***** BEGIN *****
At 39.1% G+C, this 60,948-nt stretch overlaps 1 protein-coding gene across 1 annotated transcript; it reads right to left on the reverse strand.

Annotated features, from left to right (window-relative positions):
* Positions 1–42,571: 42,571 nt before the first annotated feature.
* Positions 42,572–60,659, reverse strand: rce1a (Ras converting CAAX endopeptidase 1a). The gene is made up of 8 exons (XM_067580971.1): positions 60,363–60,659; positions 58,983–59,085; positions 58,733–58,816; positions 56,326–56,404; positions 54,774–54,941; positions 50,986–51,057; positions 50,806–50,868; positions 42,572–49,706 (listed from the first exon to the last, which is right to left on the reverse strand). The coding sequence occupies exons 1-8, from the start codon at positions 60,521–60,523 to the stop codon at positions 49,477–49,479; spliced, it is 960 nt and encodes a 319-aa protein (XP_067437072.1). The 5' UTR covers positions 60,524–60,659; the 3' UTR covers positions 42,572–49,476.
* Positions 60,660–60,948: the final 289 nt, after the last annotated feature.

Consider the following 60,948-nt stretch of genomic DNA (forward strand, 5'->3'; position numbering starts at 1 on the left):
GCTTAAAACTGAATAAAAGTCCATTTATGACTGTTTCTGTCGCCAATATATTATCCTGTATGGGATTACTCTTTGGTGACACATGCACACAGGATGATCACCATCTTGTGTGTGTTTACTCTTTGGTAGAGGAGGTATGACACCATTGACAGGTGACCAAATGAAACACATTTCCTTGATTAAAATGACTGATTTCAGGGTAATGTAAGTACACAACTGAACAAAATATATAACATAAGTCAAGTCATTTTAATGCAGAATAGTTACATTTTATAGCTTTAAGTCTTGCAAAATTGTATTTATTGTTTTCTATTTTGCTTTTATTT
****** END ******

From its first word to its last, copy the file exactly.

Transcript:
At 39.1% G+C, this 60,948-nt stretch overlaps 1 protein-coding gene across 1 annotated transcript; it reads right to left on the reverse strand.

Annotated features, from left to right (window-relative positions):
* Positions 1–42,571: 42,571 nt before the first annotated feature.
* Positions 42,572–60,659, reverse strand: rce1a (Ras converting CAAX endopeptidase 1a). The gene is made up of 8 exons (XM_067580971.1): positions 60,363–60,659; positions 58,983–59,085; positions 58,733–58,816; positions 56,326–56,404; positions 54,774–54,941; positions 50,986–51,057; positions 50,806–50,868; positions 42,572–49,706 (listed from the first exon to the last, which is right to left on the reverse strand). The coding sequence occupies exons 1-8, from the start codon at positions 60,521–60,523 to the stop codon at positions 49,477–49,479; spliced, it is 960 nt and encodes a 319-aa protein (XP_067437072.1). The 5' UTR covers positions 60,524–60,659; the 3' UTR covers positions 42,572–49,476.
* Positions 60,660–60,948: the final 289 nt, after the last annotated feature.

Consider the following 60,948-nt stretch of genomic DNA (forward strand, 5'->3'; position numbering starts at 1 on the left):
GCTTAAAACTGAATAAAAGTCCATTTATGACTGTTTCTGTCGCCAATATATTATCCTGTATGGGATTACTCTTTGGTGACACATGCACACAGGATGATCACCATCTTGTGTGTGTTTACTCTTTGGTAGAGGAGGTATGACACCATTGACAGGTGACCAAATGAAACACATTTCCTTGATTAAAATGACTGATTTCAGGGTAATGTAAGTACACAACTGAACAAAATATATAACATAAGTCAAGTCATTTTAATGCAGAATAGTTACATTTTATAGCTTTAAGTCTTGCAAAATTGTATTTATTGTTTTCTATTTTGCTTTTATTT